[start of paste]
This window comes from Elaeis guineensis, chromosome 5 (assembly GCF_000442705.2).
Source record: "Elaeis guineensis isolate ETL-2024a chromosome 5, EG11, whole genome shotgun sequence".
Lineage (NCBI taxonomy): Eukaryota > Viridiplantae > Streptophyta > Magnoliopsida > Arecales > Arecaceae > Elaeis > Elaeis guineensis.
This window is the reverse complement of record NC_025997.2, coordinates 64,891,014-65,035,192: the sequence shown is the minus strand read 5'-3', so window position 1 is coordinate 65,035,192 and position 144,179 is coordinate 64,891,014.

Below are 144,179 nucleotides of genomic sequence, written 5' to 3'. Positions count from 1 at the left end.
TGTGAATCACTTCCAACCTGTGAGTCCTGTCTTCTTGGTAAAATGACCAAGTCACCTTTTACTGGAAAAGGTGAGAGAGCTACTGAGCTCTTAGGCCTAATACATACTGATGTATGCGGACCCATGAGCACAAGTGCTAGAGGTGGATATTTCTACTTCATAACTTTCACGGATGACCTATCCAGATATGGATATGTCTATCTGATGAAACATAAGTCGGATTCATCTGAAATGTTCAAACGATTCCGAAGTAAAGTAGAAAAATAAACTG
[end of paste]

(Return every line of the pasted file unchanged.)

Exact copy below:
This window comes from Elaeis guineensis, chromosome 5 (assembly GCF_000442705.2).
Source record: "Elaeis guineensis isolate ETL-2024a chromosome 5, EG11, whole genome shotgun sequence".
Lineage (NCBI taxonomy): Eukaryota > Viridiplantae > Streptophyta > Magnoliopsida > Arecales > Arecaceae > Elaeis > Elaeis guineensis.
This window is the reverse complement of record NC_025997.2, coordinates 64,891,014-65,035,192: the sequence shown is the minus strand read 5'-3', so window position 1 is coordinate 65,035,192 and position 144,179 is coordinate 64,891,014.

Below are 144,179 nucleotides of genomic sequence, written 5' to 3'. Positions count from 1 at the left end.
TGTGAATCACTTCCAACCTGTGAGTCCTGTCTTCTTGGTAAAATGACCAAGTCACCTTTTACTGGAAAAGGTGAGAGAGCTACTGAGCTCTTAGGCCTAATACATACTGATGTATGCGGACCCATGAGCACAAGTGCTAGAGGTGGATATTTCTACTTCATAACTTTCACGGATGACCTATCCAGATATGGATATGTCTATCTGATGAAACATAAGTCGGATTCATCTGAAATGTTCAAACGATTCCGAAGTAAAGTAGAAAAATAAACTG